A musical that’s grand and intimate, stylish and gritty, Les Miserables swings for the rafters with its rousing performances and director Tom Hooper’s innovative direction.
Victor Hugo’s novel Les Miserables was first published in 1862. It’s an epic tale about obsession, love, redemption and revolution, and has been adapted into several different mediums, with most popular the stage musical that has played worldwide in multiple languages and has obtained such popularity that even a rendition of its most popular song by a talent show contestant has spurned her onto worldwide fame.
While there have been film adaptations of the Hugo novel, it is only now that the challenge has been accepted to capture the magic of the stage musical on screen. Taking on the challenge is Tom Hooper, Oscar winning director of The King’s Speech. One can only imagine Hooper being inundated with one film project after another past Oscar win. That he decided to take on not only a musical, but arguably the most popular musical of the last 30 years speaks volumes about his ambition and courage, made even more impressive in the way he directed Les Miserables to make for immersive, if not at times jarring viewing.
The film begins on a grand scale as Hooper’s camera opens on a shipping yard and steadily zooms in on prisoners pulling in a massive ship from the sea. Among them is Jean Valjean (Hugh Jackman) who is completing hard time for stealing a loaf of bread. Keeping close watch is Inspector Javert (Russell Crowe) the hard line law enforcer who warns that if Valjean breaks parole, he will be hunted to his last days.
Drivingly inspired advice by a wise bishop leads Valjean to seek a better life under a new identity, kicks-tarting the film into essentially a chase movie complete with revolutionary war and a strong spiritual significance, with Valjean and Javet portraying two different types of Christian men whose interpretations of their religion is personified in their actions, Javet combining the law with God and Valjean believing that “to love each other, is to love God.”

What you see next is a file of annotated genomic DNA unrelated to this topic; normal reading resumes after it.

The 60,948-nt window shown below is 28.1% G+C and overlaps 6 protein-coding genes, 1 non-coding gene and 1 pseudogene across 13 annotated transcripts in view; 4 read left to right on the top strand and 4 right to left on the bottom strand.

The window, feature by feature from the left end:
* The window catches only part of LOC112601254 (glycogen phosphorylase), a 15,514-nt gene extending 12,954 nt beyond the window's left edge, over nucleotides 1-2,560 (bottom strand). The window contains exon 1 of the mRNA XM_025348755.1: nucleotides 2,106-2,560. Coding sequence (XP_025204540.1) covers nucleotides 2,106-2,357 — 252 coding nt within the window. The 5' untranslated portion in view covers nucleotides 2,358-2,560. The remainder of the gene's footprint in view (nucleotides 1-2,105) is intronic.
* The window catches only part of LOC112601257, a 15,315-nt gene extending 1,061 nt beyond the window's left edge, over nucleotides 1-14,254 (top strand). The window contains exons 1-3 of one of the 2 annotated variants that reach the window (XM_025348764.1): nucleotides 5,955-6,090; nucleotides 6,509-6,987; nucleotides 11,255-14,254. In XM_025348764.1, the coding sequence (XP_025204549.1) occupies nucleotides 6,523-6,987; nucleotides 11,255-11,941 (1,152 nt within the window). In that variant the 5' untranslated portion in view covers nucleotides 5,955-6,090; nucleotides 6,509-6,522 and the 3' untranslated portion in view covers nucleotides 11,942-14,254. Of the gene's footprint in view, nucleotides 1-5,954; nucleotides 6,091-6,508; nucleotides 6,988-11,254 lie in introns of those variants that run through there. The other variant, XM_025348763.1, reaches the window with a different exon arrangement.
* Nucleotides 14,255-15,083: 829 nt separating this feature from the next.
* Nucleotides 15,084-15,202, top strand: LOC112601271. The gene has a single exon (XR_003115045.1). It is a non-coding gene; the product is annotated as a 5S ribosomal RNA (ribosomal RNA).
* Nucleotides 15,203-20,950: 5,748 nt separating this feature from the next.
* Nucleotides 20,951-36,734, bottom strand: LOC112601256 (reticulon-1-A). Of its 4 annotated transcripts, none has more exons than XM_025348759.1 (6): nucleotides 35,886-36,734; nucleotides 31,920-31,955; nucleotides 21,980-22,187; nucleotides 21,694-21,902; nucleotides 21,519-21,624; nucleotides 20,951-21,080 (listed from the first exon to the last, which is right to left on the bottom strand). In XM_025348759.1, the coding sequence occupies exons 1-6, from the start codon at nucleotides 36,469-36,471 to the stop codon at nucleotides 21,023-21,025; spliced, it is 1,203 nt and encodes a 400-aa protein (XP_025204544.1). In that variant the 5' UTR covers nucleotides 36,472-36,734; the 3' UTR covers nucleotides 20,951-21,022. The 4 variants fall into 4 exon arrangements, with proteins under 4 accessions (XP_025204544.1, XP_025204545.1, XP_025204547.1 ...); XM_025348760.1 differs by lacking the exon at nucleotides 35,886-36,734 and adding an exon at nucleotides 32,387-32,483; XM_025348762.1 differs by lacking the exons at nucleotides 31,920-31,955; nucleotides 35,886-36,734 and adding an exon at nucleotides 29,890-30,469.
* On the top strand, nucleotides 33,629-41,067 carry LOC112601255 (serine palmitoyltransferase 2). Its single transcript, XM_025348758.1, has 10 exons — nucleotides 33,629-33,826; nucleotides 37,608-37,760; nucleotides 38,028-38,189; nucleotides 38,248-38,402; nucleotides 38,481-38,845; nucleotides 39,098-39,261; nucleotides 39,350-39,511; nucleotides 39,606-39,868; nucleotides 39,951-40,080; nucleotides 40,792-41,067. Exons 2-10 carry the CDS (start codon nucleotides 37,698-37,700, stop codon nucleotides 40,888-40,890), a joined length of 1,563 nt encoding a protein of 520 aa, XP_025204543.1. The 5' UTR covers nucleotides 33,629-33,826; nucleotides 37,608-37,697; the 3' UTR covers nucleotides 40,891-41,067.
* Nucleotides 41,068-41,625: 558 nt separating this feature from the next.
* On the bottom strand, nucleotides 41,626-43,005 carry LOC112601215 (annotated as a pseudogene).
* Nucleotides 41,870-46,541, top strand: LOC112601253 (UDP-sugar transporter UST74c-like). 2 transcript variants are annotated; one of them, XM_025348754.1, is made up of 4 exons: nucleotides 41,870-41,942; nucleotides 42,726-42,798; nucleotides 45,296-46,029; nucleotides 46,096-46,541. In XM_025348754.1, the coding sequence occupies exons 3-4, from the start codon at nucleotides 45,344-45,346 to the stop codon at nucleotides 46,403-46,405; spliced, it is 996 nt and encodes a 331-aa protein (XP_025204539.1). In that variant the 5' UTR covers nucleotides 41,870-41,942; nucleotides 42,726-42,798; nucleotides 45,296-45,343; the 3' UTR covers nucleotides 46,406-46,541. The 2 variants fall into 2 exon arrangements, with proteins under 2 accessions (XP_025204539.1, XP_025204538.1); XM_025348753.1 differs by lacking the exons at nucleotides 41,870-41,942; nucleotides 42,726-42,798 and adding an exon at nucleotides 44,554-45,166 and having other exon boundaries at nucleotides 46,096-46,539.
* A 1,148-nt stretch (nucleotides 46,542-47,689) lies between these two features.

Whereas your usual musical features spontaneous jumps into song numbers, Les Miserables is firmly rooted in an alternate world where to sing is to communicate. Hooper adds risk to the structure by incorporating “live singing”, with vocal performances recorded while filming. Luckily for Hooper (and the audience) he has the right players to pull off such a feat. Hugh Jackman finally gets the chance to let the music-man side of him shine on screen with an impassioned turn as Jean Valjean, Anne Hathaway all but secures an Oscar with her turn as the embattled single mother turned prostitute Fantine (complete with a rousing rendition of signature song “I Dreamed a Dream”), and Eddie Redmayne gives an emotive performance displaying an impressive vocal range. The only weak link is Russell Crowe, his limited vocals subduing his usual intense screen presence to make for a surprisingly tame Inspector Javert.
Roving camera work with tight framed, arching shots (with an heavy emphasis on close-ups) is the direction taken by Hooper and his regular cinematographer Danny Cohen. On one hand it provides on intimate experience to feel so close to the action. On another, it takes away from the art direction and set design that is begging to be captured in an epic scope.
What is certain is that Hooper gives a one of a kind, immersive cinema experience that is a feast for the eyes, ears and the heart. Such an accomplishment should be applauded, faults and all.